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I am trying to use point sets to define the subdivisions of a multidimensional space and use a hash table to store the subvisions. This approach requires decomposing the multidimensional space into multidimensional subdivisions. Each subdivision represents a slot in the hash table and is labelled by a multidimensional hash table index. I need to prove Theorem 1 but I am not sure how to proceed. Any help you could give would be appreciated

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Definition 1 Let $[SMIN_d, SMAX_d)$ be the boundary of a space $\pmb{S}$ in $d$ dimension, for $d = 1,2,...,n$.

$\displaystyle \pmb{S} = \{(x_1,x_2,...,x_n) \mid x_d\in \mathbb{R} \wedge SMIN_d\leq x_d < SMAX_d, for \quad d = 1,2,...,n\}.$

Alternatively, $\pmb{S}$ can be expressed as the Cartesian product of its one-dimensional boundaries.

Definition 2 Let $[SMIN_d, SMAX_d)$ be the boundary of a space $\pmb{S}$ in $d$ dimension, for $d = 1,2,...,n$.

$\pmb{S} = [SMIN_1,SMAX_1) \times [SMIN_2,SMAX_2) \times ... \times [SMIN_n,SMAX_n)\\ \quad = \prod^n_{d=1} [SMIN_d,SMAX_d).$

The hashing approach requires decomposing $\pmb{S}$ into uniform subdivisions. Each subdivision represents a slot in the hash table, which is labelled by a multidimensional hash table index. The uniform subdivision is defined as follows:

Definition 3 Let $[SMIN_d, SMAX_d)$ be the boundary of a space in $d$ dimension. The boundary can be uniformly divided into $N_d$ sub-boundaries with unit length $L_d$, such that

$\displaystyle L_d = \frac{SMAX_d - SMIN_d}{N_d}$

$\forall N_d \in \mathbb{Z^+}$, $\forall L_d \in \mathbb{R^+}$, for $d = 1,2,...,n$.

Definition 4 Let $[SMIN_d, SMAX_d)$ be the boundary of a space in $d$ dimension, for $d = 1,2,...,n$. The boundary is uniformly divided into $N_d$ sub-boundaries with unit length $L_d$. The uniform subdivision $\pmb{Z}$ of $\pmb{S}$ is labelled by a multidimensional hash table index $(z_1,z_2,...,z_n)$, such that

$\pmb{Z}(z_1,z_2,...,z_n) = \{(x_1,x_2,...,x_n) \mid x_d\in \mathbb{R} \wedge SMIN_d+z_d L_d\leq x_d < SMIN_d + (z_d + 1)L_d, \qquad{} \qquad{} \qquad{} \qquad{}for \quad d = 1,2,...,n\}$

for $z_d = 0,1,...,N_d-1$.

Similar to all axis-aligned point sets, the uniform subdivision can be express as the Cartesian product of its one-dimensional boundaries, which is given in Definition 5.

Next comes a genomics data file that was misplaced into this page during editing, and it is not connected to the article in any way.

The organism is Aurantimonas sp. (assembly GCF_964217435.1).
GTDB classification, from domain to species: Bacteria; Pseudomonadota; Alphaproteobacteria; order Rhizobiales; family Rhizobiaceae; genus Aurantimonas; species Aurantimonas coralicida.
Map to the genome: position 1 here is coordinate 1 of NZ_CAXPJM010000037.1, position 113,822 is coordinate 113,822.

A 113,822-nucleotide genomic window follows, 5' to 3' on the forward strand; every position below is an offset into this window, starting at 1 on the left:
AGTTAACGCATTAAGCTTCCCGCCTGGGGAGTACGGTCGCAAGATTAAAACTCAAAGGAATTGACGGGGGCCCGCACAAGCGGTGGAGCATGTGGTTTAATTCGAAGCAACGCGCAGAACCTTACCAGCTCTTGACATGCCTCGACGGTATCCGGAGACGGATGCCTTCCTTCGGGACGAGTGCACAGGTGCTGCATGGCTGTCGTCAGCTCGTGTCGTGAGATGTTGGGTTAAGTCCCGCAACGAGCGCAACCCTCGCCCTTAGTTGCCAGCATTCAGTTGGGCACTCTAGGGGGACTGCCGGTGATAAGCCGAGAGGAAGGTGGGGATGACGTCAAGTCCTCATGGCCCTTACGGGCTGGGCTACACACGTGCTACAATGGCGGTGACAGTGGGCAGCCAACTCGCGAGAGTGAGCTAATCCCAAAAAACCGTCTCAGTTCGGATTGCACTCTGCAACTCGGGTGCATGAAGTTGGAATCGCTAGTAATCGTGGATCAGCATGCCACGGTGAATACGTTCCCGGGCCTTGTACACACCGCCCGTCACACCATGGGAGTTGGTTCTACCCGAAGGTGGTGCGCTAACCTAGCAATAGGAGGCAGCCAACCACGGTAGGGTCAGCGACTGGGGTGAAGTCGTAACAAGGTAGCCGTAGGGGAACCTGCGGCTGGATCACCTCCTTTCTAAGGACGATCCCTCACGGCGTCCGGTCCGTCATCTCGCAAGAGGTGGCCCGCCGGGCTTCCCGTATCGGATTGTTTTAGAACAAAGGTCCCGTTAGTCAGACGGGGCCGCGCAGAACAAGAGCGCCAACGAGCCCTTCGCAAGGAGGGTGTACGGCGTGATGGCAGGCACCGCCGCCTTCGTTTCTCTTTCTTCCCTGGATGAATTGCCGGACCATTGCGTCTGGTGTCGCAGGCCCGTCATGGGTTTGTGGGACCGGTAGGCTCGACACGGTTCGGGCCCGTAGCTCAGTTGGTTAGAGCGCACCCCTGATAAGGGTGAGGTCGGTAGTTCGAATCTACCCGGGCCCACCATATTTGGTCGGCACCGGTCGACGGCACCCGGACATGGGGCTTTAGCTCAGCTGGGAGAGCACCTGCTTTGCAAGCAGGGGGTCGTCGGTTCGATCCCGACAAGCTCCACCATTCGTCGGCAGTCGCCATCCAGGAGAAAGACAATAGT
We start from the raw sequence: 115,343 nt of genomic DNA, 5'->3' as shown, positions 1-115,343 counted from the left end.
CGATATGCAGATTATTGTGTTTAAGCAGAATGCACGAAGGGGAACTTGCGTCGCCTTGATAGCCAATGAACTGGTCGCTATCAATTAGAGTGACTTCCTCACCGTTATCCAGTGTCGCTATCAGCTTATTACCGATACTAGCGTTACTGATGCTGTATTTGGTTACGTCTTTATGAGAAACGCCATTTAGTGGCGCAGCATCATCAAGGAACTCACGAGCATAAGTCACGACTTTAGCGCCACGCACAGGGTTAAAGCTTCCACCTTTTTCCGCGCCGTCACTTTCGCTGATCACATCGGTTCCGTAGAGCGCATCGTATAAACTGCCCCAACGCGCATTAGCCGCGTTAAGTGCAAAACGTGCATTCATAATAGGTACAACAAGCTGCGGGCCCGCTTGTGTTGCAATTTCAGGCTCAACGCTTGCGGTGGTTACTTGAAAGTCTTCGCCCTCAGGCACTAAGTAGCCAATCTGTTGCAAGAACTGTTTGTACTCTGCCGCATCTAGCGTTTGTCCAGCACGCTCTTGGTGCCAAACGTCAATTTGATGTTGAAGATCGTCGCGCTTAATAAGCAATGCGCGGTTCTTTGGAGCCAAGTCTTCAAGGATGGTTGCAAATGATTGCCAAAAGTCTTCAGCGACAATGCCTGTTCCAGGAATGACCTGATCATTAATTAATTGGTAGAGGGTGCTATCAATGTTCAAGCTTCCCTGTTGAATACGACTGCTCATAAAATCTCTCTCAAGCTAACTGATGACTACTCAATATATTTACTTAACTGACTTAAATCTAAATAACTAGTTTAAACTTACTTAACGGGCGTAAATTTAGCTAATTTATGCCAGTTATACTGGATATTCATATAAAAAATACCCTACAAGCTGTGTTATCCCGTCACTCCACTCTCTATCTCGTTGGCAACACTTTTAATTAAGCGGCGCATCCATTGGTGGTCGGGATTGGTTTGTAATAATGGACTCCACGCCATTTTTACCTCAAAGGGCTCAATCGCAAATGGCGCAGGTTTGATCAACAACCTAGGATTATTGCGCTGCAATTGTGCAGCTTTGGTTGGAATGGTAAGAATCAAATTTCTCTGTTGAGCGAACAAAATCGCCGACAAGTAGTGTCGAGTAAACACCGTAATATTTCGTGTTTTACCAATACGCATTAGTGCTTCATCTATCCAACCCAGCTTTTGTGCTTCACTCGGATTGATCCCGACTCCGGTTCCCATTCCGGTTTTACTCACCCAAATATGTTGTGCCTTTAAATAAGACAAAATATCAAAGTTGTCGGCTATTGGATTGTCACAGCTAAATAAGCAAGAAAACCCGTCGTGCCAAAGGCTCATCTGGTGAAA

Definition 5 Let $[SMIN_d, SMAX_d)$ be the boundary of a space in $d$ dimension, for $d = 1,2,...,n$. The boundary is uniformly divided into $N_d$ sub-boundaries with unit length $L_d$. The uniform subdivision $\pmb{Z}$ of $\pmb{S}$ can be defined as

$\pmb{Z}(z_1,z_2,...,z_n) = [SMIN_1+z_1 L_1,SMIN_1 + (z_1 + 1)L_1)\\ \qquad{}\qquad{}\qquad{}\qquad{} \times [SMIN_2+z_2 L_2,SMIN_2 + (z_2 + 1)L_2) \times ...\\ \qquad{}\qquad{}\qquad{}\qquad{} \times [SMIN_n+z_n L_n,SMIN_n + (z_n + 1)L_n)\\ \qquad{}\qquad{}\qquad{} = \prod^n_{d=1} [SMIN_d+z_d L_d,SMIN_d + (z_d + 1)L_d)$

for $z_d = 0,1,...,N_d-1$.

Theorem 1 Given a set which contains all hash table indices $\pmb{H} = \{(z_1,z_2,...,z_n) \mid z_d = 0,1,...,N_d-1 \wedge d = 1,2,...,n\}$

where $N_d$ is the number of subdivisions of space $\pmb{S}$ in $d$ dimension. Then, $\pmb{S}$ can be expressed as the union of all uniform subdivisions, such that

$\pmb{S} = \bigcup_{k \in \pmb{HI}} \pmb{Z}(k).$

proof

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Where does the [elementary] set theory kick in? –  Asaf Karagila Apr 10 '12 at 22:37
    
Transform your set such that $SMIN_d = 0$ and $SMAX_d = 1$, and then express the $k$-th coordinate $x_k$ of a point in your space $S$ in base $N_k$ (or $N_k+1$, I am not sure of your notation). Then, the first digit will coincide with $z_k$ and thus $S = \bigcup_k Z(k)$. –  dtldarek Apr 10 '12 at 22:50
    
Hi Asaf. I am new to this site, so I apologize if I used the wrong tag. I am trying to prove the set S is the union of the sets Z(k). If this is not an [elementary] set theory problem, can you suggest an alternative? –  Steve M Apr 10 '12 at 22:53
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